It’s time for mommy bloggers and brands to step up
Women have long been the coveted targets of marketers. So when women, including moms, took to blogging, they gave CPG brands a direct path, perhaps one that could be so effective that it would eliminate or at least minimize investments in other mommy-focused traditional media. Perhaps a new medium that is just as effective as word of mouth for the masses.
Sounds good so far. Women bloggers hum on their daily fix of transmitting their personal words and knowing they might be read. They have a global electronic platform. Many have thousands of followers. Many might think they’re on the verge of a new career in journalism. But too often they’d be wrong. Some mommy bloggers let it fly, mix opinions with facts, and don’t confirm accuracy enough before hitting the send key. Therefore, caveat emptor, brand marketers and retailers. Don’t be naïve about the risks of dealing with enthusiastic self-promoter bloggers who typically lack the disciplines and training of journalists. (By the way, we feel men are equally guilty. But this is an essay on marketing to mommy bloggers, hence the female focus.)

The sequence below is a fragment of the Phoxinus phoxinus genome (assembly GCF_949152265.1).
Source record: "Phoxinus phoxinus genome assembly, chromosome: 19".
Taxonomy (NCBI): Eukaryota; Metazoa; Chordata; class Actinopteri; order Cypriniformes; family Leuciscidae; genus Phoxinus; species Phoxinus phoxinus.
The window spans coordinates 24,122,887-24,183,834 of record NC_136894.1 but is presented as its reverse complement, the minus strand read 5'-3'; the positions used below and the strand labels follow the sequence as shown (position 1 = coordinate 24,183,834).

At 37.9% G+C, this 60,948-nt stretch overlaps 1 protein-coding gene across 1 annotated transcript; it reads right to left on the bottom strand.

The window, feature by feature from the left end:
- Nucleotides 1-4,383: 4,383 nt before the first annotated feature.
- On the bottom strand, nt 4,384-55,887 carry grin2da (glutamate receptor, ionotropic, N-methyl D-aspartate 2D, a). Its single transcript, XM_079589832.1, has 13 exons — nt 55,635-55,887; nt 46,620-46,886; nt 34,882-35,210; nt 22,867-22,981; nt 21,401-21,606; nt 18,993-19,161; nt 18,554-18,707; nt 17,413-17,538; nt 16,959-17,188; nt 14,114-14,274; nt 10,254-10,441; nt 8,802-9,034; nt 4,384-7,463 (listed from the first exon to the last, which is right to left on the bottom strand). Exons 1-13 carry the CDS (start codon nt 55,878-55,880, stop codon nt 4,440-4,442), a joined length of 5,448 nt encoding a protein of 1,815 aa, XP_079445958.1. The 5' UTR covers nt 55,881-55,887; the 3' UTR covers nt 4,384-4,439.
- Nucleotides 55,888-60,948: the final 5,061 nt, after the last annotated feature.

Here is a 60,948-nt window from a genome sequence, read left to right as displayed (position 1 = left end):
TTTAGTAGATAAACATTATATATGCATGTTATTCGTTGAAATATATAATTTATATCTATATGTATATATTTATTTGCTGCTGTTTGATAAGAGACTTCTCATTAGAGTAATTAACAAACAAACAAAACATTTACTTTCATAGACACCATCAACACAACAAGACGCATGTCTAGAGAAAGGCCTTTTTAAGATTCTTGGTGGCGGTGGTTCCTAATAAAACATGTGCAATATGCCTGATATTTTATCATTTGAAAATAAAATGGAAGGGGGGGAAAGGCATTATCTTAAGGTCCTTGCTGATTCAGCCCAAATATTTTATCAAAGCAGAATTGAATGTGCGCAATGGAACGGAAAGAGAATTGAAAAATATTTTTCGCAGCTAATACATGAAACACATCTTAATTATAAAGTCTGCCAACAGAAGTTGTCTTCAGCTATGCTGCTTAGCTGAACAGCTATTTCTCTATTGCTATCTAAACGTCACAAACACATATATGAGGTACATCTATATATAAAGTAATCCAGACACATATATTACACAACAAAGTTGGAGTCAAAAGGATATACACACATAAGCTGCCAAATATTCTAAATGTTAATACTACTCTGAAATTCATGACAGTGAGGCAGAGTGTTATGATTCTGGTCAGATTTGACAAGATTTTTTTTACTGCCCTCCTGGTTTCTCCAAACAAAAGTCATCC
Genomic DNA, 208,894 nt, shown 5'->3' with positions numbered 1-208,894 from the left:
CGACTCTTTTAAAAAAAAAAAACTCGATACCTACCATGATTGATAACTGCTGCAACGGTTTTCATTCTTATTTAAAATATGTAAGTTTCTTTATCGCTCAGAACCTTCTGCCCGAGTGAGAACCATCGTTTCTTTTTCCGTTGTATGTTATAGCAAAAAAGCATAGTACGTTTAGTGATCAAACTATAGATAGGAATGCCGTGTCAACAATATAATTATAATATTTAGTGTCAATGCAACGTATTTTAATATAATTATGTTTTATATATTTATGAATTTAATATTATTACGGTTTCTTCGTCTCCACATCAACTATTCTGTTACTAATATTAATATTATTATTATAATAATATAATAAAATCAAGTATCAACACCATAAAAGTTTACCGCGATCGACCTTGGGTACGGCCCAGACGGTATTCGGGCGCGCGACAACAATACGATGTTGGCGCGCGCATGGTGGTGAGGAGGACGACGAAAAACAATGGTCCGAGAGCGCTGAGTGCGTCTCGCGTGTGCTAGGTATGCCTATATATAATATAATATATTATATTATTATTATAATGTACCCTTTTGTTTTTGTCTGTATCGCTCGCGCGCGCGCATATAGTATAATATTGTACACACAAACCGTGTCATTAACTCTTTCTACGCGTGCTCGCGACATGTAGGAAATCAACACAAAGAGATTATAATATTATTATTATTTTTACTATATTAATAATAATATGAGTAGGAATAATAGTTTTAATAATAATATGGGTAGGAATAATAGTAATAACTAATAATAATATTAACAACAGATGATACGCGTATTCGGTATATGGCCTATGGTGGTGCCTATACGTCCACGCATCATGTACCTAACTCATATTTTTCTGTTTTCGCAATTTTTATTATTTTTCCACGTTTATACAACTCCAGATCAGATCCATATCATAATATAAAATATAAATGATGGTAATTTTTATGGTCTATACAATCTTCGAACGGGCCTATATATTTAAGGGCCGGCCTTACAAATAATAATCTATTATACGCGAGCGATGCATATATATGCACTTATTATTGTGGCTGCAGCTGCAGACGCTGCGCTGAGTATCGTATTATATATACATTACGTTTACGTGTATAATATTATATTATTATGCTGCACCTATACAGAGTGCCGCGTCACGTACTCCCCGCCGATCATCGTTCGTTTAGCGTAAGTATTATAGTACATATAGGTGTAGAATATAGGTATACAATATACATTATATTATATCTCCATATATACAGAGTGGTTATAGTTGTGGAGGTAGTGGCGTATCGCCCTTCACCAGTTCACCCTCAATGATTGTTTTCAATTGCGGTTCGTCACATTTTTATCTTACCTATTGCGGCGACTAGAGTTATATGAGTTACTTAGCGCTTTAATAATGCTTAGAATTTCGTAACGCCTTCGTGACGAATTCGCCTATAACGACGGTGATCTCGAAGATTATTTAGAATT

Done well, brands can ride the wave of mommy blogger excitement. In their quest to be first to place a new experience on the Internet, we saw dozens of mommy bloggers Tweeting away while we were giving grilling tips and other supermarket shopping secrets in a webcast sponsored by Hebrew National. The guidebook for brand marketers to mix it up with mommy bloggers is still taking shape, but SupermarketGuru.com urges CPG and retailers to be transparent and selective about the online efforts they conduct.
Events such as the BlogHer ’09 conference in Chicago can be a great place to connect, share knowledge and ply swag upon eager mommy bloggers. PepsiCo seems convinced. Jill Beraud, the company’s global chief marketing officer, told Ad Age: “”We believe it’s the way of communicating in the future, so this is not a short-term ROI…this is really an investment in our brands and understanding our consumers.”
If so, then blogger integrity is a must in order to encourage even-handed treatment. One positive step is the creation of the Blog with Integrity group. Says the founder on her Mom101 blog: “We are committed to integrity, responsibility and disclosure…a few bad apples do not speak for all of us. Not even close. We may not have editors that we're accountable to, but we do have each other.”
Only with trust can readers believe what bloggers say. Having an audience doesn’t make a blogger right. Only facts can do that. There’s a long way to go to tame the blogosphere. The trick for brands and stores is not to get hurt along the way.